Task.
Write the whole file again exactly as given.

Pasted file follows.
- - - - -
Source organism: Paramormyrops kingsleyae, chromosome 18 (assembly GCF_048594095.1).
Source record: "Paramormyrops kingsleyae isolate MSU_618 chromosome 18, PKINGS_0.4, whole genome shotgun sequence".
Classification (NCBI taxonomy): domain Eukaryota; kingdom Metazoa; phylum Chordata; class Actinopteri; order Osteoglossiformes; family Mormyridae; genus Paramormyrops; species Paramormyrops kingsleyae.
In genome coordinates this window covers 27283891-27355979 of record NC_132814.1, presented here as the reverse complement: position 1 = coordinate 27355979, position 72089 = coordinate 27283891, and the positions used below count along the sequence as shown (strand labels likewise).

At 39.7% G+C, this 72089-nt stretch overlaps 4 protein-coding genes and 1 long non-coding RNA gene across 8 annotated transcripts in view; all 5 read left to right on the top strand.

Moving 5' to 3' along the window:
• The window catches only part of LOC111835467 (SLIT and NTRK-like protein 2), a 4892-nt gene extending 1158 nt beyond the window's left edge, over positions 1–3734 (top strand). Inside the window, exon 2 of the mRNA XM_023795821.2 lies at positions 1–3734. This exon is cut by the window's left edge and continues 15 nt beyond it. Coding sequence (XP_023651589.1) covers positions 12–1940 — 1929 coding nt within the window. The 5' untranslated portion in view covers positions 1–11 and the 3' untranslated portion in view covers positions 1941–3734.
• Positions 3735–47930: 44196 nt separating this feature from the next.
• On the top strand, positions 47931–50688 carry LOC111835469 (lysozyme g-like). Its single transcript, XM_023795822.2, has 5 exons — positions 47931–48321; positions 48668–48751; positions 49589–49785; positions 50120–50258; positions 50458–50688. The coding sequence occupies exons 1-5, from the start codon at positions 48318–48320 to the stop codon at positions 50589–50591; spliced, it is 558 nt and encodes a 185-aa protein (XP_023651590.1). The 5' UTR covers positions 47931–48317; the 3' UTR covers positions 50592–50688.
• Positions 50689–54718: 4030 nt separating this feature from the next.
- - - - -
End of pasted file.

Source organism: Paramormyrops kingsleyae, chromosome 18 (assembly GCF_048594095.1).
Source record: "Paramormyrops kingsleyae isolate MSU_618 chromosome 18, PKINGS_0.4, whole genome shotgun sequence".
Classification (NCBI taxonomy): domain Eukaryota; kingdom Metazoa; phylum Chordata; class Actinopteri; order Osteoglossiformes; family Mormyridae; genus Paramormyrops; species Paramormyrops kingsleyae.
In genome coordinates this window covers 27283891-27355979 of record NC_132814.1, presented here as the reverse complement: position 1 = coordinate 27355979, position 72089 = coordinate 27283891, and the positions used below count along the sequence as shown (strand labels likewise).

At 39.7% G+C, this 72089-nt stretch overlaps 4 protein-coding genes and 1 long non-coding RNA gene across 8 annotated transcripts in view; all 5 read left to right on the top strand.

Moving 5' to 3' along the window:
• The window catches only part of LOC111835467 (SLIT and NTRK-like protein 2), a 4892-nt gene extending 1158 nt beyond the window's left edge, over positions 1–3734 (top strand). Inside the window, exon 2 of the mRNA XM_023795821.2 lies at positions 1–3734. This exon is cut by the window's left edge and continues 15 nt beyond it. Coding sequence (XP_023651589.1) covers positions 12–1940 — 1929 coding nt within the window. The 5' untranslated portion in view covers positions 1–11 and the 3' untranslated portion in view covers positions 1941–3734.
• Positions 3735–47930: 44196 nt separating this feature from the next.
• On the top strand, positions 47931–50688 carry LOC111835469 (lysozyme g-like). Its single transcript, XM_023795822.2, has 5 exons — positions 47931–48321; positions 48668–48751; positions 49589–49785; positions 50120–50258; positions 50458–50688. The coding sequence occupies exons 1-5, from the start codon at positions 48318–48320 to the stop codon at positions 50589–50591; spliced, it is 558 nt and encodes a 185-aa protein (XP_023651590.1). The 5' UTR covers positions 47931–48317; the 3' UTR covers positions 50592–50688.
• Positions 50689–54718: 4030 nt separating this feature from the next.